Release Date: 16th June 1960 
Director: Alfred Hitchcock 
Rating: 15
Paramount Pictures

I think everyone has seen the infamous shower scene of Psycho, even if they’ve never seen the film. Ever since seeing that scene I’ve always made sure to lock the bathroom door, but only when I take a shower. It stays open otherwise. No killer ruins a toilet break. 

Knowing one scene doesn’t break a film when viewing it after, and apart from the showering incident I knew nothing else about Psycho. That the girl Marion (Janet Leigh) who ends up sliced to ribbons was actually on the run with $40,000 robbed from work to start a new life with her hunky bed friend Sam (Anthony Perkins) and that infamous murder takes place about midway in. It’s a gripping thriller which chokes you with its intensity and always present dread.

As it slowly builds up there is no time to relax. Each character on Marion’s journey always come across as untrustworthy, feeding on Marion’s anxiety and doubts, and each location contains a foreboding atmosphere, be it in the lighting or the interior decorating. The shock scenes ingrained in the mind still manage to create a jolt in the system too, thanks to the terrifying music which peaks at just the right moment. It’s a shame most thriller/horrors don’t have quite the expertise in timing and tension building that Psycho has.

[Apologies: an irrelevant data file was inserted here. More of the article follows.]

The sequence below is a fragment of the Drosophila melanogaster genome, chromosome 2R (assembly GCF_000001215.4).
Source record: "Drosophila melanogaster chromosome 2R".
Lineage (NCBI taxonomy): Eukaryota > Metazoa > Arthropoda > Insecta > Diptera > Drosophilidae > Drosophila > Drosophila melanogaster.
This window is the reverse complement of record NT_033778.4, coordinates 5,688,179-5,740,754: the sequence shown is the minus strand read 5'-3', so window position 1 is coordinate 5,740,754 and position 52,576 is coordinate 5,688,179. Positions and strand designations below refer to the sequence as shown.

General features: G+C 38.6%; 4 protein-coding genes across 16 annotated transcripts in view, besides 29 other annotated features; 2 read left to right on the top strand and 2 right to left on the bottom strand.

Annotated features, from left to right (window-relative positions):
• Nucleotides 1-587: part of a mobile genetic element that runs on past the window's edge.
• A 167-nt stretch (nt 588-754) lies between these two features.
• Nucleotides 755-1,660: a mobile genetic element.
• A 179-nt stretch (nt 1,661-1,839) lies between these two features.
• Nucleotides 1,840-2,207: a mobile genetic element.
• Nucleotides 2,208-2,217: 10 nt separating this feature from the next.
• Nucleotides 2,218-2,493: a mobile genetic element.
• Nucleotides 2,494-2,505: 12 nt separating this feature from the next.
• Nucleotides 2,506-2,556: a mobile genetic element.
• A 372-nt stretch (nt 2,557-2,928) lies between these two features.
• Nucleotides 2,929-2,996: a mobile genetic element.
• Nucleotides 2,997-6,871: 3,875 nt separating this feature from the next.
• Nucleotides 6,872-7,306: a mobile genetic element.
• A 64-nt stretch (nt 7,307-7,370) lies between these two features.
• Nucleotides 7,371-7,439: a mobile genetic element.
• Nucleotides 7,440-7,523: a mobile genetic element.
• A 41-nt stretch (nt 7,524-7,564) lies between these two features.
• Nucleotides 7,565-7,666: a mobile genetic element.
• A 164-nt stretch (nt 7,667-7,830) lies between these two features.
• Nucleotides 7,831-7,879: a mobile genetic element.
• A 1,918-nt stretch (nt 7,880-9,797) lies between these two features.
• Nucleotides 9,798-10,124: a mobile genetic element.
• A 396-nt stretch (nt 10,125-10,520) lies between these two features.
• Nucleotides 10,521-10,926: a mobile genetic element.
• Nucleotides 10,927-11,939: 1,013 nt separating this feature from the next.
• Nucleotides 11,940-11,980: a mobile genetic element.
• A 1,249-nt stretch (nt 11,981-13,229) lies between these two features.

But what I feel makes Psycho a classic is how intelligent the whole piece is. The murderers mind is fascinating, and each of his conversations always strikes the heart of the viewer as he pulls apart common thoughts and doubts that lurk in our minds. It feels so logical, despite the guy being so mad. When a mad man makes so much sense maybe I need to start worrying over my own little head. I wouldn’t hurt a fly, it’s alright.



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